Pelvic Floor Issues

If you are dealing with issues with your pelvic floor, you are not alone! Millions of Americans struggle with these conditions, ranging from problems with bladder function to back pain. A pelvic floor disorder develops when you cannot properly coordinate or relax muscles in your pelvic floor. While Pearland pelvic floor disorders are more common in older women, you do not have to accept them as a normal element of aging. These pelvic floor disorders are avoidable, and numerous alternatives exist for persons with these concerns. Meanwhile, continue reading to learn about common pelvic floor issues.

1. Urinary Urgency or Frequency

The typical adult makes 6-8 visits to the washroom every day. However, if you have to visit the washroom more frequently than every two hours or rush to the washroom to avoid leaking, it might indicate an overactive bladder.

An overactive bladder develops once the bladder’s muscular fiber contracts too often or suddenly, generating the urgency to visit the washroom. However, a strong pelvic floor could offer a reflex to the bladder’s bothersome contractility, which reduces urgency and gives you control.

2. Stress Urinary Incontinence

You might have stress urinary incontinence if you notice you leak a tiny bit of urine whenever you laugh, cough, or sneeze. This condition is characterized by involuntary urine leakage caused by physical activities that strain your bladder. This condition often develops once the pelvic muscles that support the urethra and bladder become weakened or damaged, often during childbirth.

3. Bowel Movement Problems

Defecation is a complicated sequence of linked processes that entail the relaxation and contraction of pelvic muscles. For this reason, a compromised pelvic floor could occasionally result in bowel dysmotility and problems passing stool. This concern is known as Dyssynergic Defecation. This issue occasionally manifests as spastic pain or constipation during defecation or a feeling of incomplete defecation.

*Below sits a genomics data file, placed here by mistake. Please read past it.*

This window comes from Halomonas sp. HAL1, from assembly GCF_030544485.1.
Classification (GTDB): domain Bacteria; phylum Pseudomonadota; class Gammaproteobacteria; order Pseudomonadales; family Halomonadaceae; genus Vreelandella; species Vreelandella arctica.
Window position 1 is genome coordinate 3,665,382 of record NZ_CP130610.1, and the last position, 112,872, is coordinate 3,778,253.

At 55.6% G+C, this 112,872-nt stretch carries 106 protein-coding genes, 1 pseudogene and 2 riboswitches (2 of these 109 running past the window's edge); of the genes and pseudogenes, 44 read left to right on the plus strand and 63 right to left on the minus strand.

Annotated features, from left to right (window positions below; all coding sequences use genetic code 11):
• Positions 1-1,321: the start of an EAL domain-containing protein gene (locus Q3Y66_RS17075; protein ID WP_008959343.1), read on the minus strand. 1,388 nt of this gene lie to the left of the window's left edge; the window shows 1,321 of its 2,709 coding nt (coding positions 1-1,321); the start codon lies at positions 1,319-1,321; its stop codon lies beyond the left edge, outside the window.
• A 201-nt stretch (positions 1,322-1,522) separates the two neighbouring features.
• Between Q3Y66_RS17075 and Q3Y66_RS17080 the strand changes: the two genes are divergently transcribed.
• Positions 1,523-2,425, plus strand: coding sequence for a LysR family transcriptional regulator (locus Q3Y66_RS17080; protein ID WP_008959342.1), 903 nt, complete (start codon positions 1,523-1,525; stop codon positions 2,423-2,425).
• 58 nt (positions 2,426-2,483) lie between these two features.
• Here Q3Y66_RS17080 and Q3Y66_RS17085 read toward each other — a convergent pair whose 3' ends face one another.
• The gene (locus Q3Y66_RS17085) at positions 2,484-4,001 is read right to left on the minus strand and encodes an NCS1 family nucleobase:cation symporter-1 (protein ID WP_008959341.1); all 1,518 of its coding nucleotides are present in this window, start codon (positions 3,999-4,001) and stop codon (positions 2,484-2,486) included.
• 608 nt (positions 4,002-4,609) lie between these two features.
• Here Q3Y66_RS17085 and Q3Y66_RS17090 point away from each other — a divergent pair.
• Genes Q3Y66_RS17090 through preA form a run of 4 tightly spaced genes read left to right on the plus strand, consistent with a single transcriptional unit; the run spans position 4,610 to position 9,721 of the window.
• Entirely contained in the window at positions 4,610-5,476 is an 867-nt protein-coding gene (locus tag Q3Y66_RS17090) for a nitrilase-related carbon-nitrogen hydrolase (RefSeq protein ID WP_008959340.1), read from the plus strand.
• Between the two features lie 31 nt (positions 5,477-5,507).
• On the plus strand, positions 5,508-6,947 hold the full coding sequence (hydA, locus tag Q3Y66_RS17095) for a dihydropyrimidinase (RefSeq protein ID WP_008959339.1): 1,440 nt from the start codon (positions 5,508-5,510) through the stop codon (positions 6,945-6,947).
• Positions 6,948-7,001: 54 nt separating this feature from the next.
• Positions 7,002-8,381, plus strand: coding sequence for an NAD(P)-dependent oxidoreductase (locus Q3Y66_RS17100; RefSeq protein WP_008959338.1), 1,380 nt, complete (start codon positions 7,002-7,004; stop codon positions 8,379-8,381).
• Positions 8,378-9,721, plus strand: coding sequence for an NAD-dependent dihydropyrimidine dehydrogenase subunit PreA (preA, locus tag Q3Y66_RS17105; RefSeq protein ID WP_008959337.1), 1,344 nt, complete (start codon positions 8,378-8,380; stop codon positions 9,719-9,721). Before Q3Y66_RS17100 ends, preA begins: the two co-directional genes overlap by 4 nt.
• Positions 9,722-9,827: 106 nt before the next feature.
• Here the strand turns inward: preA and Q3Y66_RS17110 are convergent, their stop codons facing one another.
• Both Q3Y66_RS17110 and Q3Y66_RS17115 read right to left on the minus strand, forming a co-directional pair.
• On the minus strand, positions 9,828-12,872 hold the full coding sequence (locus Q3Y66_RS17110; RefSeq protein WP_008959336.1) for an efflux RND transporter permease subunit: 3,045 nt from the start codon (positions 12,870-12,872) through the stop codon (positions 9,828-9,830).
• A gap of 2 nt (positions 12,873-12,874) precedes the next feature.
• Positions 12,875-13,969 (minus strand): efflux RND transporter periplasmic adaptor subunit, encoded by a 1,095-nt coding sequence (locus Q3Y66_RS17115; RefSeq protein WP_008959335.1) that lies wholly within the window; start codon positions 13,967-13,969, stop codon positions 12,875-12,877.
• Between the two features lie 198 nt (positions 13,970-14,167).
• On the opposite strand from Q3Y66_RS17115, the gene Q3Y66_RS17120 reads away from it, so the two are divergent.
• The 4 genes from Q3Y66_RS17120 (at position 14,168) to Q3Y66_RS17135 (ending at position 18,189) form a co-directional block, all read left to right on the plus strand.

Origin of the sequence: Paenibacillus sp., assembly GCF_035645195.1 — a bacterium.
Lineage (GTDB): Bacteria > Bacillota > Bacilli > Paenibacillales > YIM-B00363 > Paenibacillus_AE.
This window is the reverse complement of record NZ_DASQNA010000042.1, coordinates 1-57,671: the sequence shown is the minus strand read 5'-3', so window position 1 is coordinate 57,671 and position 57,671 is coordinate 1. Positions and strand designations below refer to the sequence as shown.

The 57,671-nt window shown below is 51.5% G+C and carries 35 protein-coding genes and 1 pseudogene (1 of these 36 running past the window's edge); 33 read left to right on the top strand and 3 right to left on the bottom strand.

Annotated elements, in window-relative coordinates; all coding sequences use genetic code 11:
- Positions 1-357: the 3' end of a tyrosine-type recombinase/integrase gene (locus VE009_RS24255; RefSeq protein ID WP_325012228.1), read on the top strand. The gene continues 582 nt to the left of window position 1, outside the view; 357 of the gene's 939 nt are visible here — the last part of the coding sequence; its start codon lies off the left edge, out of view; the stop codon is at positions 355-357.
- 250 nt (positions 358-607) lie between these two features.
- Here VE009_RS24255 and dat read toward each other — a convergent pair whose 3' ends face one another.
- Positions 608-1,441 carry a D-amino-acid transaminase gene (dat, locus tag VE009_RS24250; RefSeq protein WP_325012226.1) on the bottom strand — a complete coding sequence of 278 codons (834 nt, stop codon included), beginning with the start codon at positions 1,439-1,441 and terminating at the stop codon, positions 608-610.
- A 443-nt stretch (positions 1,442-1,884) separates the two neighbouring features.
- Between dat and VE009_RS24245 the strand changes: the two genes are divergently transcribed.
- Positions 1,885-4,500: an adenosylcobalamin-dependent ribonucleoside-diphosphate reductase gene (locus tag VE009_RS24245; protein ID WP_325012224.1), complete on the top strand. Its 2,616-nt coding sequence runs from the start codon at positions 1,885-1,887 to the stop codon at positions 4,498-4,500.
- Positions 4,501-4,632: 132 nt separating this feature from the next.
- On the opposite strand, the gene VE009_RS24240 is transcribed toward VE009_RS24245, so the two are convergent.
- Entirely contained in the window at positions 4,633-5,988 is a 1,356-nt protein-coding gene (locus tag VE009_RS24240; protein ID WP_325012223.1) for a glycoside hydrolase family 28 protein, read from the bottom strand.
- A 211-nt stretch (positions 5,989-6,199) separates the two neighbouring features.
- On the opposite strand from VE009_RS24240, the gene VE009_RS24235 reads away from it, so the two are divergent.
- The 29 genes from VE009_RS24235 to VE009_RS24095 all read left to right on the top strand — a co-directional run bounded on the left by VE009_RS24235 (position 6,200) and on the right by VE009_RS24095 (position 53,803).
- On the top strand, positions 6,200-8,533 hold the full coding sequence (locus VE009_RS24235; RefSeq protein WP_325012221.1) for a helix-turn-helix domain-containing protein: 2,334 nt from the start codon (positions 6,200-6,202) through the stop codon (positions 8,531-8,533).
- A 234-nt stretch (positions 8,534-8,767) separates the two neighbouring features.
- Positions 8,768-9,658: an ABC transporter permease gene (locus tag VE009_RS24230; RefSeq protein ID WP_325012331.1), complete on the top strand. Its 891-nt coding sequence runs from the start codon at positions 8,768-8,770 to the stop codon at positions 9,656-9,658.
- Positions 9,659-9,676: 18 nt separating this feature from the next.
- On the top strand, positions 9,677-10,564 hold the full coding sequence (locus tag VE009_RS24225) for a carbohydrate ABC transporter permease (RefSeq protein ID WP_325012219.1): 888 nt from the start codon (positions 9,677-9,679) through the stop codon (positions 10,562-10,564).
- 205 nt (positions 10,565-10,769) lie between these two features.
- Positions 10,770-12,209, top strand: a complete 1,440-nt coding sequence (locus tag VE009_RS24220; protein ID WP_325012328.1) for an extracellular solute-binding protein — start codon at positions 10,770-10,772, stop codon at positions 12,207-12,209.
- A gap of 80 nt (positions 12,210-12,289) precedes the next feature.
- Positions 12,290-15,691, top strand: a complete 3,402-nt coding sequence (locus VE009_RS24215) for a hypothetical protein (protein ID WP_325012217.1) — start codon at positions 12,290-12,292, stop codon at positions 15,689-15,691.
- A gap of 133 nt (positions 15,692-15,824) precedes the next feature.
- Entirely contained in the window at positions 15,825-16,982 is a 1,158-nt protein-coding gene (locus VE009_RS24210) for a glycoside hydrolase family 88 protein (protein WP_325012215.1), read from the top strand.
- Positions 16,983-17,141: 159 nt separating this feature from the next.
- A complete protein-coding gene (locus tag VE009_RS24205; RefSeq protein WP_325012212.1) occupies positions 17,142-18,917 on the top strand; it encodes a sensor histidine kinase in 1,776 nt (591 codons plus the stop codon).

4. Pelvic Pain, Back Pain or Discomfort During Intercourse

You engage your pelvic floor muscles during your everyday activities. These muscles help you maintain proper posture and coordinated movements. Sadly, once the muscles become damaged or weakened, they frequently trigger pelvic and back pain and restrict coordination and flexibility. Likewise, a weakened or damaged pelvic floor could result in discomfort during intercourse and, specifically, orgasms, as the pelvic floor muscles generally contract forcefully.

5. Vaginal or Uterine Prolapse

Pelvic floor damage during delivery makes the structures held inside the pelvis protrude or sage into the vagina, and sometimes outside the vaginal opening. Vaginal or uterine prolapse becomes more prevalent with age due to the decline in the body’s estrogen generation and the loss of strength and elasticity in tissues. A feeling of pelvic pressure and heaviness and a prominent bulge on the vagina, especially after long-standing, straining, and heavy lifting are common.

Pelvic floor problems are more prevalent than you think. Unfortunately, most women with pelvic floor conditions suffer in silence. This habit of shying away from therapy is often because most people are embarrassed about their condition. However, a lack of understanding of when to seek therapy is also a huge factor. Most women do not understand their symptoms or know that these concerns could be because of underlying issues that need medical attention. If any of the conditions discussed above sound familiar, seek a professional diagnosis and explore your treatment options.